In January 2004, President Bush committed the U.S. to returning to the moon by 2020. No human has set foot on our celestial satellite for 30 years, but many space enthusiasts believe the moon should be our staging post for journeys to Mars, a destination Bush has also made a NASA priority. Space wayfarers dream of establishing a permanent colony on the moon and of mining the lunar surface for materials to build the local infrastructure and to provide power for long-ranging spacecraft. Others imagine sifting through the lunar dust for helium 3 to fuel fusion power stations here on Earth, or placing giant telescopes on the far side to scan the cosmos for clues about the Big Bang. The vision is mighty, but so are the barriers. During the last three decades, the furthest man has ventured into space is 386 miles, about the distance from Washington, D.C., to Boston. Though the Starship Enterprise effortlessly cruises the galactic byways, in real life getting to the moon is really, really hard. Building there will be even tougher. Below are eight good reasons we should think seriously before indulging our Seleneum dreams:

1. Cost. Though no official figures have been given, knowledgeable pundits put a return to the moon at around $100 billion. But NASA’s track record on fiscal restraint invokes skepticism even among hardcore fans. Arizona Senator John McCain has quipped that the agency’s acronym stands for “never a straight answer.” In 1984, when Ronald Reagan announced that we would build a space station to rival the USSR’s Mir, the estimated price tag was $8 billion. By the time the International Space Station (ISS) is finished in 2007, the bill will stand at over $100 billion, despite being scaled down in size and scope. By comparison, the USSR built Mir for $4.3 billion and its operating costs were just 3 percent of the ISS. Prudence suggests that if we do go back to the moon we should recruit the Russians as partners.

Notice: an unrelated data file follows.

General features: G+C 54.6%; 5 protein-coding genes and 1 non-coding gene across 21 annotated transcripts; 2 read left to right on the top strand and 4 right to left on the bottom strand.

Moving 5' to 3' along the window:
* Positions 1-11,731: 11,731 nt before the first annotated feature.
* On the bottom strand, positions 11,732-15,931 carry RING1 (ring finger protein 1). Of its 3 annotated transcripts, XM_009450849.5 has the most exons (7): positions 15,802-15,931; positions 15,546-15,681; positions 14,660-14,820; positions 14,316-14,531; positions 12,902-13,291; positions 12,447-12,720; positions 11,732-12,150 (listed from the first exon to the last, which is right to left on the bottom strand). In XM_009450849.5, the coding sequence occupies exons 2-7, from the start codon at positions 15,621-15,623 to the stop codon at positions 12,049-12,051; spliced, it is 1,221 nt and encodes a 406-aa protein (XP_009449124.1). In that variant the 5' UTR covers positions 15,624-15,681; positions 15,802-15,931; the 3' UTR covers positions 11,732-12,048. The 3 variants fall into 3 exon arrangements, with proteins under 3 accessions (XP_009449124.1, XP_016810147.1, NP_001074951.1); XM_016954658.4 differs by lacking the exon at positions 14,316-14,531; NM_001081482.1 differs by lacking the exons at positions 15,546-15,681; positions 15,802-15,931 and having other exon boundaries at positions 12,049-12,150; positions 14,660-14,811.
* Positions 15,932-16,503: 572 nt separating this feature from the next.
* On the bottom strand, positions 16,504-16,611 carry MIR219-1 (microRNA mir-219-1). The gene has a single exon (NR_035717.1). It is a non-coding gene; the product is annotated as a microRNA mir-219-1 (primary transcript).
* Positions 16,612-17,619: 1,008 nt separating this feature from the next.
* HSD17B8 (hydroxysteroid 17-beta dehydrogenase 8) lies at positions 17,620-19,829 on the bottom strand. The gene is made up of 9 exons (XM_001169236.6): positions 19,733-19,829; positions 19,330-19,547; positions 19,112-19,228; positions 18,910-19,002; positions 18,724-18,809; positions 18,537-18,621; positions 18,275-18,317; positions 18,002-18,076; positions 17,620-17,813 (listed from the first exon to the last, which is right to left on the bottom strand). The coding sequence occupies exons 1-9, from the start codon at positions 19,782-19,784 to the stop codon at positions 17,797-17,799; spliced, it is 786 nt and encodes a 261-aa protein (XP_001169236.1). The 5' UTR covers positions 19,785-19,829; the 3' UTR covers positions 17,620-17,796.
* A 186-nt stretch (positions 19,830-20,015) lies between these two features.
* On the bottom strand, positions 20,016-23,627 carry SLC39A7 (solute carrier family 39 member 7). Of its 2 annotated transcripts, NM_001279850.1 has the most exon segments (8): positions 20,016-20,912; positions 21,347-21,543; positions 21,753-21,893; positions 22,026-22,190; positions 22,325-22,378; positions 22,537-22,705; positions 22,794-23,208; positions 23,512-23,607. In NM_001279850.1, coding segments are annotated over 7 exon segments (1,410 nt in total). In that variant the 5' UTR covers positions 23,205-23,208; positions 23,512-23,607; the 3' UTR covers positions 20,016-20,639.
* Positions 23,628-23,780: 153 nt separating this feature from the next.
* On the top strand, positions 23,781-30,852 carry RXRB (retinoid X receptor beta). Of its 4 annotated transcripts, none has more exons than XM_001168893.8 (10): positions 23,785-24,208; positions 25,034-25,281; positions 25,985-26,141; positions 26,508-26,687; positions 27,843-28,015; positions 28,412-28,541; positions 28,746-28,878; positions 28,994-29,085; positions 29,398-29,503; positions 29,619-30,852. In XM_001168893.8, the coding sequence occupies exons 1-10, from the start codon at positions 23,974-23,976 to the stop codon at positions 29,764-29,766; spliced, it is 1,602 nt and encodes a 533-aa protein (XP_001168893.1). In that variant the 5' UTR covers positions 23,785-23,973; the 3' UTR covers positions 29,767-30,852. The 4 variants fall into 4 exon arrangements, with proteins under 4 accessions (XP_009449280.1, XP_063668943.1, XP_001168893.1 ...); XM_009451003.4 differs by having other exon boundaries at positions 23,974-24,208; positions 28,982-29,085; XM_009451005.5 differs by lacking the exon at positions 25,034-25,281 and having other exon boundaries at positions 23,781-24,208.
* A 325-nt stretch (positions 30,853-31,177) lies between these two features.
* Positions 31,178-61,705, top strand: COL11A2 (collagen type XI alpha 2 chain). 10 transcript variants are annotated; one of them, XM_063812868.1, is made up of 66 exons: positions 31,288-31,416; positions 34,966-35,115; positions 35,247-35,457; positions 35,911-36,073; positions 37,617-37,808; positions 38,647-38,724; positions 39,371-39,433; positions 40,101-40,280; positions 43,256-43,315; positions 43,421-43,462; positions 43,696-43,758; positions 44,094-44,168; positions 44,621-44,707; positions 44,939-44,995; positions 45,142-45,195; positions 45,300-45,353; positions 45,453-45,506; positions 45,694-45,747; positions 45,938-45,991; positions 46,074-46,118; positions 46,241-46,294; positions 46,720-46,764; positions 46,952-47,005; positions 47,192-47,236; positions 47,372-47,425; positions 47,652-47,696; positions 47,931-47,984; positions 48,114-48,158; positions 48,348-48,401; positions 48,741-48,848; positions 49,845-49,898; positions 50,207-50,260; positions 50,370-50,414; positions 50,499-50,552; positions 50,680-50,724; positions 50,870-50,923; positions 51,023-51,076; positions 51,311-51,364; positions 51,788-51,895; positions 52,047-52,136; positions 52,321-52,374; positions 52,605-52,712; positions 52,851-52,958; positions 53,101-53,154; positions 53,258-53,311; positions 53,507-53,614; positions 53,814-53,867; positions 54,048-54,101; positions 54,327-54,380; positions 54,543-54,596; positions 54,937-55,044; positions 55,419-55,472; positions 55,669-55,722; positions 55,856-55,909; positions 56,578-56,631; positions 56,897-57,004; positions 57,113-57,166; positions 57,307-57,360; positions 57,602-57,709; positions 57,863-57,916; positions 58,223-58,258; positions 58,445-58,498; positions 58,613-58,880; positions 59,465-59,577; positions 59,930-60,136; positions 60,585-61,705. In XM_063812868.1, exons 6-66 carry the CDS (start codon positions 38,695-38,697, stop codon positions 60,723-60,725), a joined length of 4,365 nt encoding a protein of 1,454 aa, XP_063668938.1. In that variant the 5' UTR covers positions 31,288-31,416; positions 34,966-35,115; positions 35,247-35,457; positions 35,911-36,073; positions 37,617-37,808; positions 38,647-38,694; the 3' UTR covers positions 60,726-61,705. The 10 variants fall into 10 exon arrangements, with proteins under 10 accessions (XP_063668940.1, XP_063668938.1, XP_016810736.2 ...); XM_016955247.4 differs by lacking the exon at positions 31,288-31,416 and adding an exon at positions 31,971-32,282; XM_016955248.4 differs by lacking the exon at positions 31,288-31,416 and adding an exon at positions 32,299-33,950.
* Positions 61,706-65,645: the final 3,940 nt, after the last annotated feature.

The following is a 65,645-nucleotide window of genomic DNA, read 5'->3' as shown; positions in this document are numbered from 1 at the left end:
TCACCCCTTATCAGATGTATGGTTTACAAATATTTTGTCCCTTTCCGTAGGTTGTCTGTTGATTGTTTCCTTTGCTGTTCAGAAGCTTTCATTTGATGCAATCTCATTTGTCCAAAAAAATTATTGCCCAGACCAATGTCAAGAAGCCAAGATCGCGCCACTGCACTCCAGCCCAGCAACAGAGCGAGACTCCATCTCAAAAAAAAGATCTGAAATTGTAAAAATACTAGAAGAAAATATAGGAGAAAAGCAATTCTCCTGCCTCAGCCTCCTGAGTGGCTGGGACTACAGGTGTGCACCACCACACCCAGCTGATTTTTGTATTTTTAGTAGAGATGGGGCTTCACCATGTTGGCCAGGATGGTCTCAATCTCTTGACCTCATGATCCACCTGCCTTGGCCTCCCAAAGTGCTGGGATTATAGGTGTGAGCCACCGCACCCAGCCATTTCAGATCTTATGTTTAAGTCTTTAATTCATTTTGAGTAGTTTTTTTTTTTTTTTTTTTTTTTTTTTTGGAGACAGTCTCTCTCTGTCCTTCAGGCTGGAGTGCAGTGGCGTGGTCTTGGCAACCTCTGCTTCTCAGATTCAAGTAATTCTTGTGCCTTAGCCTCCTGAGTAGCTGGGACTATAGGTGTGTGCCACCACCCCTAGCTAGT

2. There Is No Atmosphere. With just one-eightieth of the Earth’s mass, the moon has commensurately lower gravity, which is great if you want to play trampoline but lousy if you need to breathe, not to mention work. Too gravitationally weak to hold an atmosphere, the moon’s face is a vacuum, so moon colonists will have to make their own air.

3. Radiation. The lack of an atmosphere means the lunar surface is bombarded by powerful radiation from cosmic rays. No human could ever spend more than a few months on the moon during his or her entire life. It will be a settlement of continual newbies.

4. Lack of Water. Again, due to low gravity and no atmosphere most water long ago evaporated into outer space. Some scientists believe there may still be pockets of ice hidden deep in shadows around lunar mountains, but moon colonists should be planning to bring or make their own H2O.